THE WORD OF GOD PROSPERED
“They went ahead and chose — Stephen, a man full of faith and the Holy Spirit, Philip, Procorus, Nicanor, Timon, Parmenas, Nicolas, a convert from Antioch. Then they presented them to the apostles. Praying, the apostles laid on hands and commissioned them for their work.
“The Word of God prospered. The number of disciples in Jerusalem increased dramatically. Not least, a great many priests submitted themselves to the faith.” Acts 6:5b-7 (The Message).
The church…what was it? An organization, or an organism? It must have begun as an organism. Jesus didn’t start with a committee or a council — He began with twelve followers and taught and imparted to them everything He could about the way God runs things in His universe so that they would come under His rule themselves and bring others who would believe in Him under His authority.
When He returned to the Father, having reconciled alienated sons to the Father through His death, He gave them the same Person who directed and empowered Him throughout His earthly life to live in them and perpetuate His life through them.
Like any human family, the infant church needed fathers to protect, lead and teach them and mothers to nurture them. As the needs arose so the apostles guided the people along the growth process. Sometimes, like any immature child, they needed discipline. All the while, the church was growing numerically and spiritually.
The evidence of God’s favour on His church was the unusual spurts of increase whenever a new phase was successfully negotiated. Every problem, sparked by the old human nature rearing its head, for example greed, as with Ananias and Sapphira, and racism, as happened with the distribution of food to the widows, became an opportunity to bring God’s way of doing things into the situation.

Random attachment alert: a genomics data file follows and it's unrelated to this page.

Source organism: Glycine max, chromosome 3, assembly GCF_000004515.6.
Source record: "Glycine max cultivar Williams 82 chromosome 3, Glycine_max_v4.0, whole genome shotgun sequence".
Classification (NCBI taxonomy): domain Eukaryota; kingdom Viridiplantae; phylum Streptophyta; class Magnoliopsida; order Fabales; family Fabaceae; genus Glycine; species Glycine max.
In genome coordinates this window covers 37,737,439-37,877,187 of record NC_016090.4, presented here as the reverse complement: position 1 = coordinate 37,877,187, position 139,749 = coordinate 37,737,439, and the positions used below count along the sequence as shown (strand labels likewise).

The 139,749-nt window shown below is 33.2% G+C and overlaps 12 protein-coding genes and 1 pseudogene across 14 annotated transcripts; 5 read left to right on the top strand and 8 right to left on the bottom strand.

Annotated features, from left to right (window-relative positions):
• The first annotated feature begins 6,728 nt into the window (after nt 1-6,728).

The church submitted to the leadership of the apostles who wisely consulted with the people but, at the same time, exercised their authority and issued the instructions which the people carried out. They were recognized and honoured as their legitimate leaders and no-one rebelled against them by setting up rival leadership.
Why did the early church function so well? The Apostle Paul’s letter to the Corinthian church gives us a clue. There were problems in the church. Paul put his finger on the root cause. “I appeal to you, brothers, in the name of the Lord Jesus Christ, that all of you agree with one another so that there may be no divisions among you and that you may be perfectly united in mind and thought.” 1 Corinthians 1:10 (NIV).
Why were there cracks in this group of believers? “My brothers, some from Chloe’s household have informed me that there are quarrels among you. What I mean is this: One of you says, ‘I follow Paul’; another, ‘I follow Apollos’; another, ‘I follow Cephas’; still another, ‘I follow Christ.’ Is Christ divided? Was Paul crucified for you? Were you baptized into the name of Paul?” 1 Corinthians 1:11-13 (NIV).
When a leader wittingly or unwittingly connects people to himself instead of to Jesus, he sets up the potential for competition in the Body which will inevitably lead to the fracturing of unity which is exactly what the devil wants. Destroy the unity and you destroy the power of the church’s witness.
The answer? Jesus said, ‘Follow me,’ not anyone else. “Let us fix our eyes on Jesus, the author and perfecter of our faith…” Hebrews 12:2a (NIV).